Great Crested Grebe
Podiceps cristatus (Linnaeus, 1758)
Family: Podicipediformes > Podicipedidae
The Great Crested Grebe is a graceful waterbird with ornate head plumage and a dance-like courtship display.
Uniquely suited for life on the water, the Great Crested Grebe has legs placed far back on its body, which makes it clumsy on land. In summer, birds primarily inhabit reed-bordered lakes, where they eat fish and aquatic invertebrates. They can be found offshore in the winter months, when their drabber plumage and long neck means they can be confused with divers and other grebe species.
Historically persecuted for its beautiful feathers, the Great Crested Grebe population was once reduced to as few as 32 known pairs in England. Numbers increased from the mid-19th century up until 1996, after which little evidence of population change has been detected.
Select a topic for more facts and statistics about the Great Crested Grebe
Great Crested Grebe identification is usually straightforward. The following article may help when identifying Great Crested Grebe.
From Great Crested and Red-necked to Slavonian and Black-necked, separating grebes in winter plumage can be challenging. This identification video from the BTO discusses all the features to help identify them with confidence.
Listen to example recordings of the main vocalisations of Great Crested Grebe, provided by xeno-canto contributors.
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Status and Trends
Population size and trends and patterns of distribution based on BTO surveys and atlases with data collected by BTO volunteers.
This species can be found on the following statutory and conservation listings and schedules.
This species was believed to be on the verge of extinction in Britain around 1860, when only 32-72 pairs were known in England (Holloway 1996). A subsequent increase followed reductions in persecution, aided by statutory protection, and the creation of extensive new habitat in the form of gravel pits (Gibbons et al. 1993). Increase was tracked by special surveys to around 7,000 adult birds in Britain by 1975 (Hughes et al. 1979). The BBS provides the first national-scale annual monitoring of this species and indicates no clear trend since 1995. Winter numbers have shown a long-term shallow increase which peaked in the mid-2000s, followed by a subsequent shallow decline until around 2013 (WeBS: Frost et al. 2020). A decline has occurred across Europe since 1990 (PECBMS: PECBMS 2020a>).
|UK breeding population||No population change in UK (1995–2020)|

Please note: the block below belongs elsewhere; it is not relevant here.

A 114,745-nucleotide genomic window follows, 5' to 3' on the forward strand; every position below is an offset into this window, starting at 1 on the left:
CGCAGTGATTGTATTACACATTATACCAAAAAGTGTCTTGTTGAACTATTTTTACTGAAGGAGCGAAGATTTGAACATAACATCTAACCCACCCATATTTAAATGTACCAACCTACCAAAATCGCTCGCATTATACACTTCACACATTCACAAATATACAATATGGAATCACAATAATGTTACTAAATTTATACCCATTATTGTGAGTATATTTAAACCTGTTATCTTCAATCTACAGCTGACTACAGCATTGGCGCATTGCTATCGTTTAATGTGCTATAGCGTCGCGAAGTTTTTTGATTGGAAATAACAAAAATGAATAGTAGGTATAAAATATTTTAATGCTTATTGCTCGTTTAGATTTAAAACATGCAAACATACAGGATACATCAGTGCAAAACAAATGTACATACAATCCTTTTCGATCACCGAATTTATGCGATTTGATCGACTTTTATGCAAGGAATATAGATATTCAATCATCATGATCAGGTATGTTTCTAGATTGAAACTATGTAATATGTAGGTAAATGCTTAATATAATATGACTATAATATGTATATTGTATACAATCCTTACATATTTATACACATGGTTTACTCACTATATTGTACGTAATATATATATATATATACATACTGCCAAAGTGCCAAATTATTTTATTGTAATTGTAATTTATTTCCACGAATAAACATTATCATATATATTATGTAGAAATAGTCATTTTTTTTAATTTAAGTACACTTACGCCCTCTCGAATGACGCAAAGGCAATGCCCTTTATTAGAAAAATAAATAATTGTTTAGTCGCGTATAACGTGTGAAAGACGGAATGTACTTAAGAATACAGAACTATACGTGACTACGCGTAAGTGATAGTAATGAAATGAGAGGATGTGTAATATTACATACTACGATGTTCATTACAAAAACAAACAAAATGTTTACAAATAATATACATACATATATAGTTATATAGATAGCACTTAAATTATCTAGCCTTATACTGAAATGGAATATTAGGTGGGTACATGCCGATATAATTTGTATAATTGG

|UK winter population||-17% decrease (1995/96 to 2020/21)|
Wintering Great Crested Grebes occur on lowland lakes, estuaries and on shallow sea coasts. They are particularly abundant in central and southern England and central Scotland. The breeding distribution is similar, although restricted to freshwater lakes and rivers.
Occupied 10-km squares in UK
|No. occupied in breeding season||1062|
|% occupied in breeding season||35|
|No. occupied in winter||1234|
|% occupied in winter||41|
European Distribution Map
Breeding Season Habitats
|Most frequent in||Lakes|
Breeding and wintering ranges have expanded in recent decades.
Change in occupied 10-km squares in the UK
|% change in range in breeding season (1968–72 to 2008–11)||+28.5%|
|% change in range in winter (1981–84 to 2007–11)||+20.8%|
Great Crested Grebes are recorded fairly consistently throughout the year.
Information about movement and migration based on online bird portals (e.g. BirdTrack), Ringing schemes and tracking studies.
Lifecycle and body size information about Great Crested Grebe, including statistics on nesting, eggs and lifespan based on BTO ringing and nest recording data.
|Number of Broods||1 (2)|
|Egg Size||56×37 mm Weight = 39.5 g (of which 9% is shell)|
View number ringed each year in the Online Ringing Report
|Maximum Age from Ringing||11 years 10 months 5 days (set in 1978)|
|Wing Length||Adults||190.7±8.5 | Range 180–202mm, N=21|
Feather measurements and photos on featherbase
|Ring size||G or H*|
|Field Codes||2-letter: GG | 5-letter code: GRCGR | Euring: 90|
For information in another language (where available) click on a linked name
Interpretation and scientific publications about Great Crested Grebe from BTO scientists.
Causes of change
There is little good evidence available regarding the drivers of the breeding population change in this species in the UK.
Further information on causes of change
No further information available.
Information about conservation actions
The Great Crested Grebe successfully recovered after being subject to persecution in Victorian times, and BBS results indicate that numbers have been stable since at least 1994; hence this is not a species of conservation concern and specific conservation action to benefit this species is not currently required. Great Crested Grebes prefer mesotrophic to eutrophic conditions and hence may currently be benefiting from nutrient inputs from agriculture (provided conditions do not become hypertrophic), although any benefit is likely to be at the expense of other waterbirds and other taxa which are negatively affected by eutrophication (Keller & Korner-Nievergelt 2019). The continuation of local management actions and wider policies to maintain and create good quality wetland habitats for other wildfowl species are likely to continue to benefit this species.
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